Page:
In the context of such perceptions on operationalizing transparency, we compared participants' declarations of FCOIs through the standard disclosure form with those from the contextual disclosure form. We found discrepancies in the declared content, and presence/absence of FCOIs. While the number of participants disclosing at least one FCOI remained the same (30.8%, 8/26), the disclosures were not from the same individuals: two additional participants disclosed a FCOI; two participants with previous declarations withdrew them. When responses from the two forms were combined, the number of participants to declare at least one FCOI increased from 30.8% to 38.5% (10/26). Inconsistencies in reporting were noted in 7/10 –(70%; 95% CI: 41.6–98.4%) of the FCOI declarations. The discrepancies encompass changes in FCOIs disclosure status and modifications in the content of disclosed commercial relationships and interests (Table 2). For instance, one participant who disclosed COIs in both forms listed different commercial interests on each form (Table 2, participant ID 4). Another disclosed several COIs in the standard form, but indicated “no COI to disclose” in the second form (Table 2, participant ID 7). A list of modifications is included in the footnotes of Table 2.
Our exercise documented important congruities and divergences in the evolving state-of-the art of identifying and managing FCOIs in the CPG process.
First, for instance, in response to our COI questionnaire, participants unanimously agreed that authors of CPGs must disclose COIs. If it has taken some two decades  for disclosure to become an established norm, it functions today as a basic, if imperfect standard and tool of COI ethics for CPGs. Disclosure remains an imperfect tool, in practice, as understanding of its actual working have evolved to the point that even the literature that acknowledges its role and beneficial effects also indicates "disclosures is no panacea," and may generate counter-intuitive, adverse effects.  For instance, studies have shown that through a behavioral phenomenon of "moral licensing," disclosure sometimes frees conflicted professionals to give more biased advice.  Further understanding of such phenomena should help improve and reform disclosure in practice.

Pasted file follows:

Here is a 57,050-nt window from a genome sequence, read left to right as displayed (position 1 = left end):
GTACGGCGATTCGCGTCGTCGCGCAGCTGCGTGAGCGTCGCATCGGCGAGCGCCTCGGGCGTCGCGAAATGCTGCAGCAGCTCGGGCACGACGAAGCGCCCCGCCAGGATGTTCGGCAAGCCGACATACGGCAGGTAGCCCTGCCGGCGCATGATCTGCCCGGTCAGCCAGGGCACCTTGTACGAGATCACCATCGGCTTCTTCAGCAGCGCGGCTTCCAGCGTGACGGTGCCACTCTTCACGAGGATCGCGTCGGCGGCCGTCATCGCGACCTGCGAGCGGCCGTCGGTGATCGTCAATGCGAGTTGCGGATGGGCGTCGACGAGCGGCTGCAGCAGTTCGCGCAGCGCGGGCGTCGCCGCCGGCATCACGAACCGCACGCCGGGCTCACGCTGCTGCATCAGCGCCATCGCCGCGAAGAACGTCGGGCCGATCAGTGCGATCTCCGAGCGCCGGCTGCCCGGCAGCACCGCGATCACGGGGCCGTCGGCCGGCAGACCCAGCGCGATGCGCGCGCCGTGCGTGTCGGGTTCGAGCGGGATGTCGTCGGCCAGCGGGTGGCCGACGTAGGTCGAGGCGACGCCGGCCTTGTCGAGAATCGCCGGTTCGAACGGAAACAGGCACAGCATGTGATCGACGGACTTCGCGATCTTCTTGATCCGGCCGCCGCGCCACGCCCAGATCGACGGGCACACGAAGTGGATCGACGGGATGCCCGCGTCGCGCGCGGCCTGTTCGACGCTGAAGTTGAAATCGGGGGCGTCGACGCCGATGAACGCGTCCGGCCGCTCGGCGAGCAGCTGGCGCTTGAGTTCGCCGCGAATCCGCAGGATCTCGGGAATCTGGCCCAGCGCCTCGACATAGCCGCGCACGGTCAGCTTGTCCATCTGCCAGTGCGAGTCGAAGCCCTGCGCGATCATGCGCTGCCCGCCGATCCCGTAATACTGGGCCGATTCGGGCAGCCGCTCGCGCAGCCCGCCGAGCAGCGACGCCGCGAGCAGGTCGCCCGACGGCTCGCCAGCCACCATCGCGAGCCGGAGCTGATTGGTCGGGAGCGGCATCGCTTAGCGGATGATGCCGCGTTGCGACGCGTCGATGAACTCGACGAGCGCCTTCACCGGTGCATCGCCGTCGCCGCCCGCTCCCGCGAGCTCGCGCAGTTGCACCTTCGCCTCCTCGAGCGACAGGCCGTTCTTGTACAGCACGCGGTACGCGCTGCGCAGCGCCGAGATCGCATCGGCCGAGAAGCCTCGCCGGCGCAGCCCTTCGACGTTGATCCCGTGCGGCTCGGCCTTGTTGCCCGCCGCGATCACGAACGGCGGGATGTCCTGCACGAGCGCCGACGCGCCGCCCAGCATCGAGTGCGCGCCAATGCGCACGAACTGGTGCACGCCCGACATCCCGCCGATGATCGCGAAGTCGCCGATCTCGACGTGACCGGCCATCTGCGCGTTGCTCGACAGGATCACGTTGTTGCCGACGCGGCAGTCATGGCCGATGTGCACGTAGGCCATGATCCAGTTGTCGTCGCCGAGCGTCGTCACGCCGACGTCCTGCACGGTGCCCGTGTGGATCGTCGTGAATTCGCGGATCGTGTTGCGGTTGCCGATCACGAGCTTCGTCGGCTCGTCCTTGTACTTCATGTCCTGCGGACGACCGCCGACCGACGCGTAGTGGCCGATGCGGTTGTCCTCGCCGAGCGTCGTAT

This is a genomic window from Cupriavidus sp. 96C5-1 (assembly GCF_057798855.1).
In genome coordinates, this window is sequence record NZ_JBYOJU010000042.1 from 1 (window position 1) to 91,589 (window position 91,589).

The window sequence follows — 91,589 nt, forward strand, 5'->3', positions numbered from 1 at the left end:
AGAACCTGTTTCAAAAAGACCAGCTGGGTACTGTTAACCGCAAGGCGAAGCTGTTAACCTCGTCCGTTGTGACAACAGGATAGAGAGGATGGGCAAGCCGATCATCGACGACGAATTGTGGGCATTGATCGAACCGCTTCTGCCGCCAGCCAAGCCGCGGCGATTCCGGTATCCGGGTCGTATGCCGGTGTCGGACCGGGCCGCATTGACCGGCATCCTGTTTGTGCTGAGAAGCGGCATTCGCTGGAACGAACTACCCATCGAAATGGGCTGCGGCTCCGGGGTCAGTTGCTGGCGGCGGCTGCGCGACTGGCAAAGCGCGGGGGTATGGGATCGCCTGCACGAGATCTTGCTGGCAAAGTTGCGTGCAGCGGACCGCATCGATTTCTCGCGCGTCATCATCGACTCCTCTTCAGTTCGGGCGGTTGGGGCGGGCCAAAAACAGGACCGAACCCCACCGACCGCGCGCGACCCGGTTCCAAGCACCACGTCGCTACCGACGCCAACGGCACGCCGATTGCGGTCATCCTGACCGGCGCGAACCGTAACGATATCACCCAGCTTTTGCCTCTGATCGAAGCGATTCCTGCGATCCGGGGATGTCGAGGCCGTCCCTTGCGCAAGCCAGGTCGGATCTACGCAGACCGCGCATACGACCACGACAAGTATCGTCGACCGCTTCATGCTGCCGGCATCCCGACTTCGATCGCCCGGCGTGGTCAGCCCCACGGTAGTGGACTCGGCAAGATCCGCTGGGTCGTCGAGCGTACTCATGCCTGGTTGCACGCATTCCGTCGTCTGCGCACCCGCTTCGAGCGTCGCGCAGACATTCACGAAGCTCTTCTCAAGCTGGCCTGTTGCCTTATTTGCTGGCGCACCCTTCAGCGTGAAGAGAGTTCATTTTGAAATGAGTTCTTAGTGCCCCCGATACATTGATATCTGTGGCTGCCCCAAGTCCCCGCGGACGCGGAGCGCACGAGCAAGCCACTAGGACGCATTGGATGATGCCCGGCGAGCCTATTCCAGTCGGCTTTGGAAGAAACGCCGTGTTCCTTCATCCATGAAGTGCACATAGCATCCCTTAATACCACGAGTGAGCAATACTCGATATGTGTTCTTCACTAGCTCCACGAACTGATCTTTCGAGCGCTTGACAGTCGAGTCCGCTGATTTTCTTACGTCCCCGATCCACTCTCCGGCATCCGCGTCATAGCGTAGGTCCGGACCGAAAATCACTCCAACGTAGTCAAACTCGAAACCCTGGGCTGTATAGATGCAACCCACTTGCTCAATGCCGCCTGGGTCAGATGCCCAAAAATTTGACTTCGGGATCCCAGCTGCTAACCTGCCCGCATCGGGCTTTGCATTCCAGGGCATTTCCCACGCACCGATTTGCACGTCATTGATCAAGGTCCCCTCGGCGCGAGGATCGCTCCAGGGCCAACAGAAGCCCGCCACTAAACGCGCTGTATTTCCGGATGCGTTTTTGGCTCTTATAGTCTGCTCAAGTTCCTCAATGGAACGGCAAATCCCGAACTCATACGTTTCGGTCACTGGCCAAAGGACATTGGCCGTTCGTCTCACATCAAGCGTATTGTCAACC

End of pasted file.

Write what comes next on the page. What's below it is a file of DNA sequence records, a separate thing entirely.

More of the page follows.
Second, our participants divided over how best to manage FCOIs in the CPG process beyond basic disclosure: 55% thought disclosure suffices; 45% thought disclosure insufficient. The disagreement reflects divergence from, and continuing debate over, an emergent norm that has come into prominence in FCOI management within the last decade. Proponents of the norm reject sole reliance on disclosure as a minimalist management strategy that ignores refined principles of contemporary FCOI ethics, such as the principle of "proportionality." It holds that CPG participatory standards should be commensurate with COI risks.  Proportionality thus relies on a range of FCOI management tools to addresses COIs risks that range from minimal, to moderate, to high. On this logic, the IOM, the academic literature, institutions and increasing COI ethics policies now invoke FCOI management tools beyond disclosure for significantly conflicted experts.  Disclosure begins the FCOI management process. For moderate to high COI risks, it may extend to limiting conflicted experts participation in, or outright exclusion—with narrow exceptions—from CPG leadership roles, drafting, discussing, voting, etc. Our participants' difference of views on this strategy captures transitional dynamics of this emergent ethics norm.
Such emergent and pluralistic ethics norms—whether minimalist, proportionate or more robust—build on disclosure. For example, a strict avoidance strategy for FCOIs looks beyond managing them to avoiding them. Strict avoidance includes in CPGs only experts without FCOIs. Doing so maximizes impartiality and works well on issues where expertise without commercial relations is readily identifiable. Yet, the strategy risks silencing or compromising essential expertise in areas where the experts are few and the FCOIs minimal or manageable.  Accordingly, more permissive strategies grant experts with FCOIs who offer essential expertise a limited participatory role such as participating in the discussion process, but not in voting on recommendations . Such management or avoidance of FCOI begins with identifying participants’ FCOIs. Such identification depends in turn on accurate, effective disclosures.